Fat Deposition in Lungs of Obese People May Up Asthma Risk

Fat Deposition in Lungs of Obese People May Up Asthma Risk

Author -  Dr. Kaushik Bharati, MSc, PhD, FRSPH (London)
Medically Reviewed by 
The Medindia Medical Review Team on October 18, 2019 at 5:12 PM
  • Fatty tissue can deposit on the walls of the lungs in overweight and obese people
  • This alters the structure of the airways and increases the risk of respiratory disorders like asthma
  • Reducing body weight and maintaining a low body mass index (BMI) can prevent excess fat build up in the lungs and keep asthma at bay

Fatty tissue accumulation in the airway walls of the lungs, especially in overweight and obese individuals has been reported for the first time in a study conducted by a team of researchers in Australia.

Although it has been observed for a long time that respiratory disorders such as asthma are more prevalent in overweight and obese individuals, the exact reason was not known, until now. This new study indicates that fatty tissue deposition alters the structure of the airways of the lungs, thereby increasing the risk of asthma.

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The study, published in the European Respiratory Journal, was led by John Elliot, who is a Senior Research Officer at the Sir Charles Gairdner Hospital in Perth, Western Australia. The senior author of the paper was Dr. Peter Noble, BSc, PhD, who is an Associate Professor and Director of Research at the School of Human Sciences, University of Western Australia in Perth, Western Australia.

Elliot notes: "Looking at samples of lung, we spotted fatty tissue that had built up in the airway walls. We wanted to see if this accumulation was correlated with body weight."

Salient Features of the Study

  • First study to show fat accumulation in the walls of the lungs and airways
  • Structure of the lungs and airways was studied to find any changes in patients with asthma
  • Correlation between fat accumulation in the airways and body mass index (BMI) was investigated
  • 52 post-mortem lung tissue samples from the Airway Tissue Biobank were used in the study, which included the following:
    • 15 samples were obtained from individuals who didn't have asthma
    • 21 samples were obtained from asthma patients who had died of other causes
    • 16 samples were obtained from asthma patients who had died of asthma
  • Structures of 1,373 airways were studied by microscopy
  • Fat accumulation in the tissue samples was detected and quantified
  • Quantity of fat deposition was compared to the BMI of each individual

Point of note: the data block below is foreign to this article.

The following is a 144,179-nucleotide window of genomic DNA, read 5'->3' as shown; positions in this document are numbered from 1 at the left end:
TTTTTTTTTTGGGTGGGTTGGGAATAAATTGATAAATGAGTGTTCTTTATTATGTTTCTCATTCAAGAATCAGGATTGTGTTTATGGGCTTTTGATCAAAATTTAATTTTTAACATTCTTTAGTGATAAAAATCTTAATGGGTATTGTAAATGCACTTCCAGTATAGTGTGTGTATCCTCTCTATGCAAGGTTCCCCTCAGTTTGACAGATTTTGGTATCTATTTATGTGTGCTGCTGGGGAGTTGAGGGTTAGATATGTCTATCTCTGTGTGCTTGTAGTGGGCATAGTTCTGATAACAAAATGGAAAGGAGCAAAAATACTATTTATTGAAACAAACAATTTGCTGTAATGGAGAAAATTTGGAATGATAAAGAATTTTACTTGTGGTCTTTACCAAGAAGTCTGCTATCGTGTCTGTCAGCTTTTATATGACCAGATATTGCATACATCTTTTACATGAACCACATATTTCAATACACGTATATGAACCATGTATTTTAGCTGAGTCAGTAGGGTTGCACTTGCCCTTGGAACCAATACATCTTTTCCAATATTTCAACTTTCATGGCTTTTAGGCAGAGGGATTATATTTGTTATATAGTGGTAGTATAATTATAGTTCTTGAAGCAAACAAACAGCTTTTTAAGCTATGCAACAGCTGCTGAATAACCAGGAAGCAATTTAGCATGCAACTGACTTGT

• The amount of fat deposition increased with increasing BMI
  • Increased fat deposition altered the airways that led to inflammation in the lungs
Noble explains: "Being overweight or obese has already been linked to having asthma or having worse asthma symptoms. Researchers have suggested that the link might be explained by the direct pressure of excess weight on the lungs or by a general increase in inflammation created by excess weight."

He adds: "This study suggests that another mechanism is also at play. We've found that excess fat accumulates in the airway walls where it takes up space and seems to increase inflammation within the lungs. We think this is causing a thickening of the airways that limits the flow of air in and out of the lungs, and that could at least partly explain an increase in asthma symptoms."

Future Plans

The research team plans to develop new ways to detect and quantitate fatty tissue deposited in the lungs and confirm its link with respiratory diseases and whether the pathologic changes could be reversed by weight loss therapy.

Concluding Remarks

Professor Thierry Troosters, President of the European Respiratory Society, who was not involved in the study, says: "This is an important finding on the relationship between body weight and respiratory disease because it shows how being overweight or obese might be making symptoms worse for people with asthma. This goes beyond the simple observation that patients with obesity need to breathe more with activity and exercise hence adding to their ventilatory burden. The observation points at true airway changes that are associated with obesity."

He concludes: "We need to investigate this finding in more detail and particularly whether this phenomenon can be reversed with weight loss. In the meantime, we should support asthma patients to help them achieve or maintain a healthy weight."

Funding Source

The study was funded by the Sir Charles Gairdner Hospital, the Osborne Park Health Care Group Research Advisory Committee, the Western Australian Department of Health, and the National Health and Medical Research Council of Australia.

Reference :
  1. Fatty Airways: Implications for Obstructive Disease - (

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